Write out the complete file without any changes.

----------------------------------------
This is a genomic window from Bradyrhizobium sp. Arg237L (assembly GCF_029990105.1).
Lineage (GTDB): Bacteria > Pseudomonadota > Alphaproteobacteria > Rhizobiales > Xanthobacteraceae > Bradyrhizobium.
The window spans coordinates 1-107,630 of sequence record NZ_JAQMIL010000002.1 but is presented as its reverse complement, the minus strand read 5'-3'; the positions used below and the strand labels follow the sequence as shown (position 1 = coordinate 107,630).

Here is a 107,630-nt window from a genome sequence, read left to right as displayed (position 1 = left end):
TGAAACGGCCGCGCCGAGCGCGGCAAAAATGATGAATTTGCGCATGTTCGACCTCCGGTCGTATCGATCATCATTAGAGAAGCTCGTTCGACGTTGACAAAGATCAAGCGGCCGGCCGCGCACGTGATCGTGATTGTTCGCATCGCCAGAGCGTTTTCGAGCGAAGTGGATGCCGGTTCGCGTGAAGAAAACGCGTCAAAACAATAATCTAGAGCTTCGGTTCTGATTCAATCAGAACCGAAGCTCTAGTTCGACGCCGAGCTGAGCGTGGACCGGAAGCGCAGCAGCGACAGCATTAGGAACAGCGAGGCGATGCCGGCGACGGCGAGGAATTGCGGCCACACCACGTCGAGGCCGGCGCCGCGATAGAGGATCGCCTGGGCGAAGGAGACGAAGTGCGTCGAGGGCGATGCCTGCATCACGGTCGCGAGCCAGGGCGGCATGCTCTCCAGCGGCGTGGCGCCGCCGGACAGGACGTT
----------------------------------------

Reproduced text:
This is a genomic window from Bradyrhizobium sp. Arg237L (assembly GCF_029990105.1).
Lineage (GTDB): Bacteria > Pseudomonadota > Alphaproteobacteria > Rhizobiales > Xanthobacteraceae > Bradyrhizobium.
The window spans coordinates 1-107,630 of sequence record NZ_JAQMIL010000002.1 but is presented as its reverse complement, the minus strand read 5'-3'; the positions used below and the strand labels follow the sequence as shown (position 1 = coordinate 107,630).

Here is a 107,630-nt window from a genome sequence, read left to right as displayed (position 1 = left end):
TGAAACGGCCGCGCCGAGCGCGGCAAAAATGATGAATTTGCGCATGTTCGACCTCCGGTCGTATCGATCATCATTAGAGAAGCTCGTTCGACGTTGACAAAGATCAAGCGGCCGGCCGCGCACGTGATCGTGATTGTTCGCATCGCCAGAGCGTTTTCGAGCGAAGTGGATGCCGGTTCGCGTGAAGAAAACGCGTCAAAACAATAATCTAGAGCTTCGGTTCTGATTCAATCAGAACCGAAGCTCTAGTTCGACGCCGAGCTGAGCGTGGACCGGAAGCGCAGCAGCGACAGCATTAGGAACAGCGAGGCGATGCCGGCGACGGCGAGGAATTGCGGCCACACCACGTCGAGGCCGGCGCCGCGATAGAGGATCGCCTGGGCGAAGGAGACGAAGTGCGTCGAGGGCGATGCCTGCATCACGGTCGCGAGCCAGGGCGGCATGCTCTCCAGCGGCGTGGCGCCGCCGGACAGGACGTT